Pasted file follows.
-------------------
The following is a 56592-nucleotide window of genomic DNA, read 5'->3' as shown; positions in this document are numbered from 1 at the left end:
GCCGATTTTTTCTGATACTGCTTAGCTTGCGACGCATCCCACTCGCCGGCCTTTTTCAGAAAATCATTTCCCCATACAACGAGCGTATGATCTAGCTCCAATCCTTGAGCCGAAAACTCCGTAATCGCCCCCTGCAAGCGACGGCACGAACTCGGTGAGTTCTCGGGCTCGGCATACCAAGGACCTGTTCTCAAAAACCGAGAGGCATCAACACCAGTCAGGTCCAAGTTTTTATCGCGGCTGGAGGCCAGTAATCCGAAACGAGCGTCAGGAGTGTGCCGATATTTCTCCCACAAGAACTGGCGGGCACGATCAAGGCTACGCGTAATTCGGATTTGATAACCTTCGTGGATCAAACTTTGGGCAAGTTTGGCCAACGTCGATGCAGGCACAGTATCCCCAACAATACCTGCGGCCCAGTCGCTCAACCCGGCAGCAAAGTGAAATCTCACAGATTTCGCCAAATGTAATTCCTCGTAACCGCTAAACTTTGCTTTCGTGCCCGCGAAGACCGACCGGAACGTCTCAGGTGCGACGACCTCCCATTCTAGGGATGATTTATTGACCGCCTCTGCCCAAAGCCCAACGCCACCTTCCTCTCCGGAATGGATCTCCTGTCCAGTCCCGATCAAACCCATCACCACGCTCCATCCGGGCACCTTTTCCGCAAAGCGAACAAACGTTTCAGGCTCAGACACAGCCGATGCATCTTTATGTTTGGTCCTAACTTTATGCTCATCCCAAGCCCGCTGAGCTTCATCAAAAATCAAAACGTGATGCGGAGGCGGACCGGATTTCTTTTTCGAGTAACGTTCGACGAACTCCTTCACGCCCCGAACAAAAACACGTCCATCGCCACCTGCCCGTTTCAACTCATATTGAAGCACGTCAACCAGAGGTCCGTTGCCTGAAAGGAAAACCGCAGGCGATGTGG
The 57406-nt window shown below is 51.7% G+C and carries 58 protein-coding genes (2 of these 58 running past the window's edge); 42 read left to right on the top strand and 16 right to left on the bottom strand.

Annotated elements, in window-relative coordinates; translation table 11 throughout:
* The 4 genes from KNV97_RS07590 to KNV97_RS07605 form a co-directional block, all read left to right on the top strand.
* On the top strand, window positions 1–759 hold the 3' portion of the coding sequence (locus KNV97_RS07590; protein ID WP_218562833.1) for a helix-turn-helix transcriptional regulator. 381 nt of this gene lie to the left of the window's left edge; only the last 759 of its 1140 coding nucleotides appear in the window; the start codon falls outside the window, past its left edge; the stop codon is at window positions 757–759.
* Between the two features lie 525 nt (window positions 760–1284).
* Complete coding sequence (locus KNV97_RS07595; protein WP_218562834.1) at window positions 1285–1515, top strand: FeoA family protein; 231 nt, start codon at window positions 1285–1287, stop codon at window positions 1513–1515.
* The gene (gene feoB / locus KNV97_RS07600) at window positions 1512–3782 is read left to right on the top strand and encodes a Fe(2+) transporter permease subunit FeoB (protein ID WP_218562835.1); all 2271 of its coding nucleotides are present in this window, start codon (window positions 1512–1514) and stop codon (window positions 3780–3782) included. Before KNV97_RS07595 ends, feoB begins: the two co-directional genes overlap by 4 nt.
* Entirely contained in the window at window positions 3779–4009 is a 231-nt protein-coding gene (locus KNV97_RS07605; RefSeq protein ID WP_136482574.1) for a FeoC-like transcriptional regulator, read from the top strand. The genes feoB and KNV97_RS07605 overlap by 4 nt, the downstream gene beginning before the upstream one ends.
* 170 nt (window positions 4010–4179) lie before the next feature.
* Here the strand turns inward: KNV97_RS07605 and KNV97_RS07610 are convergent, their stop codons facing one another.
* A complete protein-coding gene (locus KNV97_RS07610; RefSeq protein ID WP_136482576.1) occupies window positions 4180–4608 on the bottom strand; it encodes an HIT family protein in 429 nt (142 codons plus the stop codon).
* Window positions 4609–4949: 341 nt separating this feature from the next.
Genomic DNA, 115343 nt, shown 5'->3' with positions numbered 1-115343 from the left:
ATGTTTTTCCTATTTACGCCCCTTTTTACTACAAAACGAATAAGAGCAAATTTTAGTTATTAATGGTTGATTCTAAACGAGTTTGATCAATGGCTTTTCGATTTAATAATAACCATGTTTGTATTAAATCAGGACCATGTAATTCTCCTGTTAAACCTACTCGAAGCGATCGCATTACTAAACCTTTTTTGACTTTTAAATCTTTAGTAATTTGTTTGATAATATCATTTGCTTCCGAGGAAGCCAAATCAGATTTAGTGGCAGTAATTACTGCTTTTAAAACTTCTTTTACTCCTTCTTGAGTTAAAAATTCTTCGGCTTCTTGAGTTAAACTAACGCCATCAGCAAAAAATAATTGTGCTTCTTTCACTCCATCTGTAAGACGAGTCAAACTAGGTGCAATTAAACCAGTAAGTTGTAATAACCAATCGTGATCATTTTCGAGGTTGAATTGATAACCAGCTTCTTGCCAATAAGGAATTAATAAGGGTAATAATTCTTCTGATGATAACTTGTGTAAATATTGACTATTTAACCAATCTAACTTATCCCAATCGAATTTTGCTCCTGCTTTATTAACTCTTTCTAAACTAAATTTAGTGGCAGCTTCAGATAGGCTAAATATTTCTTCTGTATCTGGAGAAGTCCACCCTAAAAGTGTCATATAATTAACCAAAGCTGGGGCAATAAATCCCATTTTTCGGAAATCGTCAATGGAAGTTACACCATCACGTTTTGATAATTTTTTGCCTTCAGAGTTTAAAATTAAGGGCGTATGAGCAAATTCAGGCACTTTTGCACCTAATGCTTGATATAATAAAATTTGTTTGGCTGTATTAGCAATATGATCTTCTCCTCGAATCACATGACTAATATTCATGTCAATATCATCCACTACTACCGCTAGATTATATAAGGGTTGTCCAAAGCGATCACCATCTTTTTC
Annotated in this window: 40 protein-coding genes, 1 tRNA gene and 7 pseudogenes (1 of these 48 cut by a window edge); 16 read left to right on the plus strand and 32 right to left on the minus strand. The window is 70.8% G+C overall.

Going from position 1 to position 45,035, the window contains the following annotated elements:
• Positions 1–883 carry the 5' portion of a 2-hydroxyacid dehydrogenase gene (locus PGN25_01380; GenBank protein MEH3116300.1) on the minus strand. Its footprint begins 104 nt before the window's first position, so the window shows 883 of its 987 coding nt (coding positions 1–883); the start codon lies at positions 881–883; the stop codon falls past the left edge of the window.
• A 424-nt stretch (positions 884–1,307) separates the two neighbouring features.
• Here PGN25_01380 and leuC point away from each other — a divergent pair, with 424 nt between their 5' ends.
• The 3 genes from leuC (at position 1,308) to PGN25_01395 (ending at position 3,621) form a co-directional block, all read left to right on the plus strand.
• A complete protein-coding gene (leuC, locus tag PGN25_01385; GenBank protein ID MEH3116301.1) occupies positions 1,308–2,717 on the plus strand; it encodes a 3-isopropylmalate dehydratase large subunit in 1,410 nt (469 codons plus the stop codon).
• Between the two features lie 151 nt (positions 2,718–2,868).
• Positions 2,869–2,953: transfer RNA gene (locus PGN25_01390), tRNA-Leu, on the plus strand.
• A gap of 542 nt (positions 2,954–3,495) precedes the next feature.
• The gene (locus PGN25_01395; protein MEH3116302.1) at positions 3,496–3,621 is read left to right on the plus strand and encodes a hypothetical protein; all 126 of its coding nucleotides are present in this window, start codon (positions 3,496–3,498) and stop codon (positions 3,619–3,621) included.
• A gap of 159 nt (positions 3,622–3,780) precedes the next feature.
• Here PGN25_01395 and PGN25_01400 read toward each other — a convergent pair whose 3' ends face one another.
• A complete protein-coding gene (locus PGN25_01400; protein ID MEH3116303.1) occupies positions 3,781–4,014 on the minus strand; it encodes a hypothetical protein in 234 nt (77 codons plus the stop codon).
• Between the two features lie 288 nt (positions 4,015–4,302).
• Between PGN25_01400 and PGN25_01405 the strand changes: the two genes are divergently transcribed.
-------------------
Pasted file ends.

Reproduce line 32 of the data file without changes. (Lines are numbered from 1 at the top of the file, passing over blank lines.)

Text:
• Between PGN25_01400 and PGN25_01405 the strand changes: the two genes are divergently transcribed.